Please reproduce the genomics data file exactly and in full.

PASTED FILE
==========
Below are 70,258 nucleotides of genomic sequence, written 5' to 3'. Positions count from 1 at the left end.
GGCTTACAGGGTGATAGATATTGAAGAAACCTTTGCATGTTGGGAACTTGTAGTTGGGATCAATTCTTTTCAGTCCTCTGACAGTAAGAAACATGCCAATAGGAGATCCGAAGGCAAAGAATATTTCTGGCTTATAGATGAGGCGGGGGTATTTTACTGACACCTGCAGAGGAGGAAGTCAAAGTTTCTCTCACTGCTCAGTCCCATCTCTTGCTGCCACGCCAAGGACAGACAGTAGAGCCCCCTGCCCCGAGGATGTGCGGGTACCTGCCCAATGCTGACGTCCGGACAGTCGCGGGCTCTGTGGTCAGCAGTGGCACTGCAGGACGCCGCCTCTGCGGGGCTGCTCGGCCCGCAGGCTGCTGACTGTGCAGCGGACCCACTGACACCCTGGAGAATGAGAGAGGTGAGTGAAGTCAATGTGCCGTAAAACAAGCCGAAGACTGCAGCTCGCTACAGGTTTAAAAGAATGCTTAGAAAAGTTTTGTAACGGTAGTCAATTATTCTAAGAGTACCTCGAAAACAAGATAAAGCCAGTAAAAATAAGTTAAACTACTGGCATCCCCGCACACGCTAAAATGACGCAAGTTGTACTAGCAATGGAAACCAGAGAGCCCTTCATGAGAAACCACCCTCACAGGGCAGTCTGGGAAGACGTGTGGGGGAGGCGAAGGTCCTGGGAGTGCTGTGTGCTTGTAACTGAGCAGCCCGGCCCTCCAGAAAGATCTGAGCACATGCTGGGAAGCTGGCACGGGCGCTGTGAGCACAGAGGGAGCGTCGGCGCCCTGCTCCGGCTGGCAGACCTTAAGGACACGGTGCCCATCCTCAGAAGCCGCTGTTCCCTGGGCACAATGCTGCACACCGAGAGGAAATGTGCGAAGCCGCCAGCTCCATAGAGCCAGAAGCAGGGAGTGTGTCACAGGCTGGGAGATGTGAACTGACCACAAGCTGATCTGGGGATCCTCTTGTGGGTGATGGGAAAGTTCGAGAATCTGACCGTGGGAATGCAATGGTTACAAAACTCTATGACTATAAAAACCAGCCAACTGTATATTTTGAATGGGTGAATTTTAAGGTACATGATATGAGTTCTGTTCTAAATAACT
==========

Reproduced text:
Below are 70,258 nucleotides of genomic sequence, written 5' to 3'. Positions count from 1 at the left end.
GGCTTACAGGGTGATAGATATTGAAGAAACCTTTGCATGTTGGGAACTTGTAGTTGGGATCAATTCTTTTCAGTCCTCTGACAGTAAGAAACATGCCAATAGGAGATCCGAAGGCAAAGAATATTTCTGGCTTATAGATGAGGCGGGGGTATTTTACTGACACCTGCAGAGGAGGAAGTCAAAGTTTCTCTCACTGCTCAGTCCCATCTCTTGCTGCCACGCCAAGGACAGACAGTAGAGCCCCCTGCCCCGAGGATGTGCGGGTACCTGCCCAATGCTGACGTCCGGACAGTCGCGGGCTCTGTGGTCAGCAGTGGCACTGCAGGACGCCGCCTCTGCGGGGCTGCTCGGCCCGCAGGCTGCTGACTGTGCAGCGGACCCACTGACACCCTGGAGAATGAGAGAGGTGAGTGAAGTCAATGTGCCGTAAAACAAGCCGAAGACTGCAGCTCGCTACAGGTTTAAAAGAATGCTTAGAAAAGTTTTGTAACGGTAGTCAATTATTCTAAGAGTACCTCGAAAACAAGATAAAGCCAGTAAAAATAAGTTAAACTACTGGCATCCCCGCACACGCTAAAATGACGCAAGTTGTACTAGCAATGGAAACCAGAGAGCCCTTCATGAGAAACCACCCTCACAGGGCAGTCTGGGAAGACGTGTGGGGGAGGCGAAGGTCCTGGGAGTGCTGTGTGCTTGTAACTGAGCAGCCCGGCCCTCCAGAAAGATCTGAGCACATGCTGGGAAGCTGGCACGGGCGCTGTGAGCACAGAGGGAGCGTCGGCGCCCTGCTCCGGCTGGCAGACCTTAAGGACACGGTGCCCATCCTCAGAAGCCGCTGTTCCCTGGGCACAATGCTGCACACCGAGAGGAAATGTGCGAAGCCGCCAGCTCCATAGAGCCAGAAGCAGGGAGTGTGTCACAGGCTGGGAGATGTGAACTGACCACAAGCTGATCTGGGGATCCTCTTGTGGGTGATGGGAAAGTTCGAGAATCTGACCGTGGGAATGCAATGGTTACAAAACTCTATGACTATAAAAACCAGCCAACTGTATATTTTGAATGGGTGAATTTTAAGGTACATGATATGAGTTCTGTTCTAAATAACT